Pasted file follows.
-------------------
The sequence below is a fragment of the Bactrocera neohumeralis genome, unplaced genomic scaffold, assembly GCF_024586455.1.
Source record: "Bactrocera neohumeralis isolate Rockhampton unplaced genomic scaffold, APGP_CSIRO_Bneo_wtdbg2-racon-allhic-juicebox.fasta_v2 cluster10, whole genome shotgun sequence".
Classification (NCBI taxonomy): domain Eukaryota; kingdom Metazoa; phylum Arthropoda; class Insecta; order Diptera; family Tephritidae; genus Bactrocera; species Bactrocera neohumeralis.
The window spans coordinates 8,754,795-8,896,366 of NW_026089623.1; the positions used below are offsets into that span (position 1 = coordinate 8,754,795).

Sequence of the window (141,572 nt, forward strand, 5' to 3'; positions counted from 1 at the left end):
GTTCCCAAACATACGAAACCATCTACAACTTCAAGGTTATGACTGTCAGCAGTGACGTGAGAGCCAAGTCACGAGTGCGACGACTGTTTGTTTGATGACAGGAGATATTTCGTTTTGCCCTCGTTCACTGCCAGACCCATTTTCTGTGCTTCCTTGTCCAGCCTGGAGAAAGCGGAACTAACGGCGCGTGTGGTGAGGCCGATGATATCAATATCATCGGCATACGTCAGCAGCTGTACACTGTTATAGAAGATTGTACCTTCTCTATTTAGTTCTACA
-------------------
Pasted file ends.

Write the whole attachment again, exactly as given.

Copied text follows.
The sequence below is a fragment of the Bactrocera neohumeralis genome, unplaced genomic scaffold, assembly GCF_024586455.1.
Source record: "Bactrocera neohumeralis isolate Rockhampton unplaced genomic scaffold, APGP_CSIRO_Bneo_wtdbg2-racon-allhic-juicebox.fasta_v2 cluster10, whole genome shotgun sequence".
Classification (NCBI taxonomy): domain Eukaryota; kingdom Metazoa; phylum Arthropoda; class Insecta; order Diptera; family Tephritidae; genus Bactrocera; species Bactrocera neohumeralis.
The window spans coordinates 8,754,795-8,896,366 of NW_026089623.1; the positions used below are offsets into that span (position 1 = coordinate 8,754,795).

Sequence of the window (141,572 nt, forward strand, 5' to 3'; positions counted from 1 at the left end):
GTTCCCAAACATACGAAACCATCTACAACTTCAAGGTTATGACTGTCAGCAGTGACGTGAGAGCCAAGTCACGAGTGCGACGACTGTTTGTTTGATGACAGGAGATATTTCGTTTTGCCCTCGTTCACTGCCAGACCCATTTTCTGTGCTTCCTTGTCCAGCCTGGAGAAAGCGGAACTAACGGCGCGTGTGGTGAGGCCGATGATATCAATATCATCGGCATACGTCAGCAGCTGTACACTGTTATAGAAGATTGTACCTTCTCTATTTAGTTCTACA